As always, hit us with any questions you have about the Droid X2 and we'll do our best to answer them in our follow-up review! In the meantime, feel free to check out our Motorola Droid X2 gallery.
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In response to impatient customer questions on the Motorola Support forum, an employee responded that the company "cannot provide exact dates."
"I can say that the Droid X update is currently scheduled to be released before the end of the second quarter of this year or sooner. The other updates are currently scheduled to be released before the end of the third quarter or sooner."
"The above estimates are dependant on Verizon approving the OTA (over the air) updates," the spokesperson continued.
What we've got above is a leaked image of the Motorola Droid 3, but that doesn't really tell us much about what's happening on the inside of the device. However, TechnoBuffalo is saying that they've got the goods, and if they are to be believed, this'll be a nice upgrade over the current Droid 2 smartphone. The display here is reportedly a 4-inch qHD screen, and inside there's a dual-core processor (similar to the Droid X2,) front-facing camera, and 8 megapixel camera around back. The other pertinent detail here is that the Droid 3 won't be packing a 4G LTE chipset.
The Droid X2 is the follow-up to the popular (and large) Motorola Droid X. What's changed? Well, the big thing here is that the Droid X2 is the first dual-core Android smartphone available on Verizon. That means that this thing is fast, but we'll talk more about that in our Droid X2 review. For now, though, we've put together a Droid X2 unboxing gallery for you to feast your eyes on. We figured while you waited for our review, you might at least wanna get a look at what the thing looks like, y'know? As you can see, the display is still large (it's a 4.3-inch qHD screen,) and it's also pretty thin. Jump over to the gallery for all the details.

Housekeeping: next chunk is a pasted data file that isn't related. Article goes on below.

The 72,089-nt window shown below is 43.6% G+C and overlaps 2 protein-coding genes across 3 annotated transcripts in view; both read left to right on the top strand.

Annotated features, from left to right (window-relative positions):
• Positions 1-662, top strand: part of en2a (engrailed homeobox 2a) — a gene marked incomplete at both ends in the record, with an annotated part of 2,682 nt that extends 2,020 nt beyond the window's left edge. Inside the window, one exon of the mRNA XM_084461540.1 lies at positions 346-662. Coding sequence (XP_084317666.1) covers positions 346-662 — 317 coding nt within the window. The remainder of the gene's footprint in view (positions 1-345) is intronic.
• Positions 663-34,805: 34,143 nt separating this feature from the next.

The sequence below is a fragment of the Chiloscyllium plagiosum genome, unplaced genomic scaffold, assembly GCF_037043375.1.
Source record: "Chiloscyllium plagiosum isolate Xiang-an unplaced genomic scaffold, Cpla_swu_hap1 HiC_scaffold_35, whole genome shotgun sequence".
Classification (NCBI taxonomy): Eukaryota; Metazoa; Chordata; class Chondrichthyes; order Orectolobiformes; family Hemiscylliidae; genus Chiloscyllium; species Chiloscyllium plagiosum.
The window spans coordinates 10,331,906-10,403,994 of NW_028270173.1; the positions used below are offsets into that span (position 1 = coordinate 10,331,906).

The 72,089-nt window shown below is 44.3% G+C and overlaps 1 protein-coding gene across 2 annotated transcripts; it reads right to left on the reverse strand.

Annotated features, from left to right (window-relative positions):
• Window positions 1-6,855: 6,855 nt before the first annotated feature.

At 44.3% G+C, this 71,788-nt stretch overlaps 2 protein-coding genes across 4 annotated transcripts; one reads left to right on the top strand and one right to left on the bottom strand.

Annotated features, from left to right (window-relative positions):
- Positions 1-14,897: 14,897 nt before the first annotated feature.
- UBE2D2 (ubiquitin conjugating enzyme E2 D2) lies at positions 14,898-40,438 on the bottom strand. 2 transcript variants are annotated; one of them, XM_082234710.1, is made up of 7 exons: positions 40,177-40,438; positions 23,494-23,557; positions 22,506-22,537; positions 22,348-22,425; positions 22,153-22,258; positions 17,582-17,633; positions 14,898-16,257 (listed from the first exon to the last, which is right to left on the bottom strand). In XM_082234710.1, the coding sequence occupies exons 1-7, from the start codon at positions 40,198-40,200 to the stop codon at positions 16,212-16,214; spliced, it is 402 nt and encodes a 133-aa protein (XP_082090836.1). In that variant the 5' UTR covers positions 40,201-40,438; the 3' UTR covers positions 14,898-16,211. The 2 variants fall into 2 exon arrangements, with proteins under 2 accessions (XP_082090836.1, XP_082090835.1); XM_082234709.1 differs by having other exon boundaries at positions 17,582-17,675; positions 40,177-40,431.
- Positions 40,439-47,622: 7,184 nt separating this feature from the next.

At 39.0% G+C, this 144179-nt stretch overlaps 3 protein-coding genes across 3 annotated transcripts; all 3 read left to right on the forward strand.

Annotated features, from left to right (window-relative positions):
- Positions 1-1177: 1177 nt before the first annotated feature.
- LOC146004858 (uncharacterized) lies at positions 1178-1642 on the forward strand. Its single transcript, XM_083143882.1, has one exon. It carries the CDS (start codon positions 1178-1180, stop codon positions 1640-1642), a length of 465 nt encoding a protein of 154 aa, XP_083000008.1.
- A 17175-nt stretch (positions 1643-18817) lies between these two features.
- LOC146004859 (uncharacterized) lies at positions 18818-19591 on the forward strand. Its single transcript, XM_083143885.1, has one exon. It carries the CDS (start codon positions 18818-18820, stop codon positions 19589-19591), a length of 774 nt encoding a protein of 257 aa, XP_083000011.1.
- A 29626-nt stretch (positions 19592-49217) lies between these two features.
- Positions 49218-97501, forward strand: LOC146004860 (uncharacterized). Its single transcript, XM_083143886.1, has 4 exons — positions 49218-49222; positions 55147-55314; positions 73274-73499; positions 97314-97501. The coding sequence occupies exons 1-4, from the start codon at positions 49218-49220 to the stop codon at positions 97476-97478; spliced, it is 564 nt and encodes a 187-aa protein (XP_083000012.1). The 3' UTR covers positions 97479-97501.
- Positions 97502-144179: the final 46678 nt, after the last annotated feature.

Gallery: Motorola Droid X2 unboxing gallery
Motorola Mobility, recently split off from Motorola Solutions, also shipped 4.1 million smartphones in the first quarter of 2011, the company said Thursday. In all, Motorola Mobility said it shipped 9.3 million mobile devices in the quarter, beating analyst expectations.
Motorola split into two independent public companies in January with Motorola Mobility generally considered a spin-off. Motorola Solutions—which makes bar code scanners, police radios and other products—also reported earnings Thursday and had net income of $497 million, up from $69 million in the first quarter of 2010.
Two and a half years ago, Sergey Brin, Larry Page and T-Mobile introduced the world to the very first phone, the G1. It was a good phone with a workmanlike design, decent keyboard, an average screen and lots of Google goodness built right into it. No one, least of all me, thought it stood much of a chance against the surging Apple iPhone.
For a solid year, the platform looked like a dud. But a funny thing happened on the way to the morgue.
Seven months later, T-Mobile unveiled the keyboard-less MyTouch 3G. As before, it was a nice looking, though slightly curvier, Android phone. It wasn't until the fall of 2009, more than a year after the G1 and Android's launch, that the platform got interesting. That was when Motorola started talking openly about the Droid. By casting aside just two letters and joining with the leading mobile carrier that didn't get the iPhone, Motorola and Google signaled their intention to make Android bolder, sexier and far more desirable.